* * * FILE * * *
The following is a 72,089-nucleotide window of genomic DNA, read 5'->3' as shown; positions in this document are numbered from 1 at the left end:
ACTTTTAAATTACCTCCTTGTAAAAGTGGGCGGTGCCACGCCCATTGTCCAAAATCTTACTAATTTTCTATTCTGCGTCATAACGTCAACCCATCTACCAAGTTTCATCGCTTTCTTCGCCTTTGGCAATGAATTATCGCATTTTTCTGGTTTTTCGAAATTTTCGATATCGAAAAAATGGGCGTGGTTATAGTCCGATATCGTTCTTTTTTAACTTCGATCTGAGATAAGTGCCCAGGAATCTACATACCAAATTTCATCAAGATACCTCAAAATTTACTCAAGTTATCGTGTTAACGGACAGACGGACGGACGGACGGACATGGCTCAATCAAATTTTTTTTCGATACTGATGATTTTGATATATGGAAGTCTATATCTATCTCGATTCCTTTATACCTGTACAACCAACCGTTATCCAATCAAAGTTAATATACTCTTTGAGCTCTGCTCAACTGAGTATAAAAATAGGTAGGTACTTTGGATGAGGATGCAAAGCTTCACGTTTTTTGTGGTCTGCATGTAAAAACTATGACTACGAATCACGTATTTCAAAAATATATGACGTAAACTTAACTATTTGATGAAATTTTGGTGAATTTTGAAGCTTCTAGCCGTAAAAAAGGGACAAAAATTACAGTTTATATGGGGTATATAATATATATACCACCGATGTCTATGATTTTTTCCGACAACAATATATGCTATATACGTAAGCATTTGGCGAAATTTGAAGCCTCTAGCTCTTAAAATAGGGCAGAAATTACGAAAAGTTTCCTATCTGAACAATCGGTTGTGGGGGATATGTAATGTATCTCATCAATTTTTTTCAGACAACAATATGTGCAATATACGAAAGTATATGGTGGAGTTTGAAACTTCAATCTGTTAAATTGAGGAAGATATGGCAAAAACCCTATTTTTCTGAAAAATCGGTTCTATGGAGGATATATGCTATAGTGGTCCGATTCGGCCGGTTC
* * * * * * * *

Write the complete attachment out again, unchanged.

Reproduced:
The following is a 72,089-nucleotide window of genomic DNA, read 5'->3' as shown; positions in this document are numbered from 1 at the left end:
ACTTTTAAATTACCTCCTTGTAAAAGTGGGCGGTGCCACGCCCATTGTCCAAAATCTTACTAATTTTCTATTCTGCGTCATAACGTCAACCCATCTACCAAGTTTCATCGCTTTCTTCGCCTTTGGCAATGAATTATCGCATTTTTCTGGTTTTTCGAAATTTTCGATATCGAAAAAATGGGCGTGGTTATAGTCCGATATCGTTCTTTTTTAACTTCGATCTGAGATAAGTGCCCAGGAATCTACATACCAAATTTCATCAAGATACCTCAAAATTTACTCAAGTTATCGTGTTAACGGACAGACGGACGGACGGACGGACATGGCTCAATCAAATTTTTTTTCGATACTGATGATTTTGATATATGGAAGTCTATATCTATCTCGATTCCTTTATACCTGTACAACCAACCGTTATCCAATCAAAGTTAATATACTCTTTGAGCTCTGCTCAACTGAGTATAAAAATAGGTAGGTACTTTGGATGAGGATGCAAAGCTTCACGTTTTTTGTGGTCTGCATGTAAAAACTATGACTACGAATCACGTATTTCAAAAATATATGACGTAAACTTAACTATTTGATGAAATTTTGGTGAATTTTGAAGCTTCTAGCCGTAAAAAAGGGACAAAAATTACAGTTTATATGGGGTATATAATATATATACCACCGATGTCTATGATTTTTTCCGACAACAATATATGCTATATACGTAAGCATTTGGCGAAATTTGAAGCCTCTAGCTCTTAAAATAGGGCAGAAATTACGAAAAGTTTCCTATCTGAACAATCGGTTGTGGGGGATATGTAATGTATCTCATCAATTTTTTTCAGACAACAATATGTGCAATATACGAAAGTATATGGTGGAGTTTGAAACTTCAATCTGTTAAATTGAGGAAGATATGGCAAAAACCCTATTTTTCTGAAAAATCGGTTCTATGGAGGATATATGCTATAGTGGTCCGATTCGGCCGGTTC